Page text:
northern tip of Townshend Island

Shoal Water Bay

28 May

Shoal water

22°22′S 150°22′E

Northumberland Isles

28 May

21°40′S 150°10′E

Thirsty Sound

30 May

"by reason we could find no fresh Water"

22°10′S 149°58′E

Bay of Inlets

1 June

"the Number of Inlets, Creeks, etc., in it."

22°19′S 149°50′E

Named a 100 km region of coastline from Cape Palmerston (south of Mackay) to Cape Townshend (name no longer in use)

Long Isle

1 June

22°07′S 149°54′E

Broad Sound

1 June

22°10′S 149°45′E

Cape Palmerston

1 June

Henry Temple, 3rd Viscount Palmerston, Lord of the Admiralty, 1766–78

21°01′S 149°29′E

SE of Carmila

Slade Point

2 June

21°03′S 149°13′E

Cape Hillsborough

2 June

Wills Hill, 1st Marquess of Downshire (the Earl of Hillsborough); First Secretary of State for the Colonies, and President of the Board of Trade

20°54′S 149°02′E

30 km NNW of Mackay

Repulse Bay

3 June

20°33′S 148°45′E

Cape Conway

3 June

General Henry Seymour Conway, Secretary of State 1765–68

20°31′S 148°54′E

Whitsundays Passage

4 June

discovered on Whitsunday

20°17′S 148°52′E

between Hamilton Island, Whitsunday Island and the mainland

Cumberland Isles

4 June

Prince Henry, Duke of Cumberland and Strathearn,

20°34′S 149°08′E

Originally the name for what are now called the Whitsunday Islands; Cook only called the passage Whitsundays. [1]

Cape Gloucester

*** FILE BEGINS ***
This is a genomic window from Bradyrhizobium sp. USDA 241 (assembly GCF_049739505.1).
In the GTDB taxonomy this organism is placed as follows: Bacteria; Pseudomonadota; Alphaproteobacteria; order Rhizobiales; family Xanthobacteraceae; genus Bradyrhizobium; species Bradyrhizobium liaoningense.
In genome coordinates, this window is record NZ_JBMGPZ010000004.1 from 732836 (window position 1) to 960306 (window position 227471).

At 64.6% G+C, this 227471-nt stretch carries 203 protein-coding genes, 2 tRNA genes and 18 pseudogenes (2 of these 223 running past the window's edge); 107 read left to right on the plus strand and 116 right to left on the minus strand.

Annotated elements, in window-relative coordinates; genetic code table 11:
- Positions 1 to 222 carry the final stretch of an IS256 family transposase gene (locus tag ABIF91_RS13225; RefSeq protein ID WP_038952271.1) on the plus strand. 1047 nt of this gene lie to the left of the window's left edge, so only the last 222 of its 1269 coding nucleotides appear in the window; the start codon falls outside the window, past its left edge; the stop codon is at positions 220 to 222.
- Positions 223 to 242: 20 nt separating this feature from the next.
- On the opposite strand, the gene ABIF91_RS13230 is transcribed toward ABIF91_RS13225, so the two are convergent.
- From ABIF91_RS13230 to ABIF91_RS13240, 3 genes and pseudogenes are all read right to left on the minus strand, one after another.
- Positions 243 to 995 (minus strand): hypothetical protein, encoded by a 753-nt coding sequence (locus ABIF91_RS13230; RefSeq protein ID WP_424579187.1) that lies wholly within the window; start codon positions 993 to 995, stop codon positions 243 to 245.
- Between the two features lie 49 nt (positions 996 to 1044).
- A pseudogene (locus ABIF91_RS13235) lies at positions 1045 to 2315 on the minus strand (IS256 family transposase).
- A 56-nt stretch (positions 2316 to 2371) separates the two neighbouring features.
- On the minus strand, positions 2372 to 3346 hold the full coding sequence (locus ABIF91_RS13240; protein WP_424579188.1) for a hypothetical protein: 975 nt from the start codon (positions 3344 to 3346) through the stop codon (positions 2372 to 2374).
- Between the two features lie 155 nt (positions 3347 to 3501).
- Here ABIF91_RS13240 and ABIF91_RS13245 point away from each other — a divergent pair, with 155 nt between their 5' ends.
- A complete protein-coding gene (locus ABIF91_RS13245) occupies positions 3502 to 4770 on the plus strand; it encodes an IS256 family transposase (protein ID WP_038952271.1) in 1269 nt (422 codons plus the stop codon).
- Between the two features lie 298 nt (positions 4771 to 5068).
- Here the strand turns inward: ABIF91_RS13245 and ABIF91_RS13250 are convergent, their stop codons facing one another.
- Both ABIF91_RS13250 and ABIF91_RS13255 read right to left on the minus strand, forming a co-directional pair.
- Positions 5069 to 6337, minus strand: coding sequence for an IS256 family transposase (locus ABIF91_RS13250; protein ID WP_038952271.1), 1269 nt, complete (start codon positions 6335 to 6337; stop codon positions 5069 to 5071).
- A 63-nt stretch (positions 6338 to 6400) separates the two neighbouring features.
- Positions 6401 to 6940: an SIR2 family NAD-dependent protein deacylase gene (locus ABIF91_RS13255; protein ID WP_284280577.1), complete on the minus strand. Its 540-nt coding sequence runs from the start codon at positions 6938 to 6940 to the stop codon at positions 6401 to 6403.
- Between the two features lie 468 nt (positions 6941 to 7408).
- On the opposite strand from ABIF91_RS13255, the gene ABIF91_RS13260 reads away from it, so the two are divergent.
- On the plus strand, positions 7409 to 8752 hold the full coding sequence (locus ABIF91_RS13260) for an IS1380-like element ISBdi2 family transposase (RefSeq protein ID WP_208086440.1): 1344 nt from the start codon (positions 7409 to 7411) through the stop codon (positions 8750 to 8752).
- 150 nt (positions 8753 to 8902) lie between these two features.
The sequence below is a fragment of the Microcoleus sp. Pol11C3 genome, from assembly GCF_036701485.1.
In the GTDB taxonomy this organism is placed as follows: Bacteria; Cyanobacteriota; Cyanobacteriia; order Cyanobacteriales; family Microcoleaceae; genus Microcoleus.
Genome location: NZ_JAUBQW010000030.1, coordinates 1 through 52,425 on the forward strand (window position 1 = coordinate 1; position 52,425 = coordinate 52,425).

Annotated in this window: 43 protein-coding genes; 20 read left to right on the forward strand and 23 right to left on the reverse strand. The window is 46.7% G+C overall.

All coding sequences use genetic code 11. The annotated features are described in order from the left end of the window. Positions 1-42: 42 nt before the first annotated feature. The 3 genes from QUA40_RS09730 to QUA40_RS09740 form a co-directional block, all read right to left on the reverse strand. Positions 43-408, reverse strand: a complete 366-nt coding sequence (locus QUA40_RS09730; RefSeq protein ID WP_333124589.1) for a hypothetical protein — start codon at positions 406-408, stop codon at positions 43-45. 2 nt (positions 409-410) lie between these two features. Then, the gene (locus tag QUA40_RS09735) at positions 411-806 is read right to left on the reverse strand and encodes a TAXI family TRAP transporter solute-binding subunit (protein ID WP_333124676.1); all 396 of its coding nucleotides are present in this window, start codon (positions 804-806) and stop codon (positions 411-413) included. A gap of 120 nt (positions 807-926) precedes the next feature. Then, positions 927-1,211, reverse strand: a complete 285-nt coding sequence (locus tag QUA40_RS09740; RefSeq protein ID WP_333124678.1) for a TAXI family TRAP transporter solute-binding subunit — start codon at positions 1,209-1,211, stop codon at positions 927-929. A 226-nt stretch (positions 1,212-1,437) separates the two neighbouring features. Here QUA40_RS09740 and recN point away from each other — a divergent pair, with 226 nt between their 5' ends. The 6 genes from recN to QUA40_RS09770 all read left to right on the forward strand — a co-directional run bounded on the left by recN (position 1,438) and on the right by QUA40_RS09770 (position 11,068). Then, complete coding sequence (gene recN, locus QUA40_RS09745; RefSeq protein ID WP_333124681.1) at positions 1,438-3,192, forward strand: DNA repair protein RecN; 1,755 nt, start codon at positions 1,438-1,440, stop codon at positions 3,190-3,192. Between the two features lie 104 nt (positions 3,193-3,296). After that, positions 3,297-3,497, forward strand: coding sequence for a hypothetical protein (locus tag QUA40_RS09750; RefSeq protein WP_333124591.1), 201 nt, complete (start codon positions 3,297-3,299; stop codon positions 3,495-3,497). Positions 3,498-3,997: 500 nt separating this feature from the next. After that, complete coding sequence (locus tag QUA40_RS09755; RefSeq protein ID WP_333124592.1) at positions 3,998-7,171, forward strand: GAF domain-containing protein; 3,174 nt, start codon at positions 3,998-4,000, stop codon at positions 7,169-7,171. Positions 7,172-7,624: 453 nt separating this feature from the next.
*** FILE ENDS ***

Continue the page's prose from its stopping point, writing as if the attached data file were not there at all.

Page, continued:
4 June

Prince William Henry, Duke of Gloucester and Edinburgh

20°00′55″S 148°27′18″E

Actually an island

Holburn Isle

4 June

Admiral Francis Holburne

19°43′S 148°21′E

Edgecumbe Bay

4 June

Captain George Edgcumbe, 1st Earl of Mount Edgcumbe commanded the Lancaster in the fleet in North America in 1758 in which Cook served.

20°06′S 148°23′E

Mount Upstart

5 June

"because being surrounded with low land it starts or rises up singley at the first making of it"

19°44′S 147°48′E

Cape Bowling Green

5 June

19°18′S 147°24′E

Cape Cleveland

6 June

either in honour of a John Clevland the Secretary to the Admiralty around that time, or after Cleveland, England where he was born.[5]

19°10′S 147°00′E

Cook spelled the name with an "e", adding to the confusion

Cleveland Bay

6 June

19°13′S 146°55′E

Magnetical Island

6 June

"the Compass did not traverse well when near it"

19°08′S 146°50′E

Now called Magnetic Island

Palm Isles

6 June

18°44′S 146°35′E

Halifax Bay

8 June

George Montagu-Dunk, 2nd Earl of Halifax was Secretary of State 1763–65

18°50′S 146°30′E

Point Hillock

8 June

18°25′S 146°21′E

on Hinchinbrook Island

Cape Sandwich

8 June

John Montagu, 4th Earl of Sandwich

18°14′S 146°17′E

on Hinchinbrook Island

Family Islands

8 June

18°01′S 146°10′E

Dunk Island

8 June

George Montagu-Dunk, 2nd Earl of Halifax

17°56′48″S 146°09′22″E

Rockingham Bay

8 June

Charles Watson-Wentworth, 2nd Marquess of Rockingham

18°08′S 146°04′E

Double Point

8 June

17°40′S 146°09′E

Frankland Islands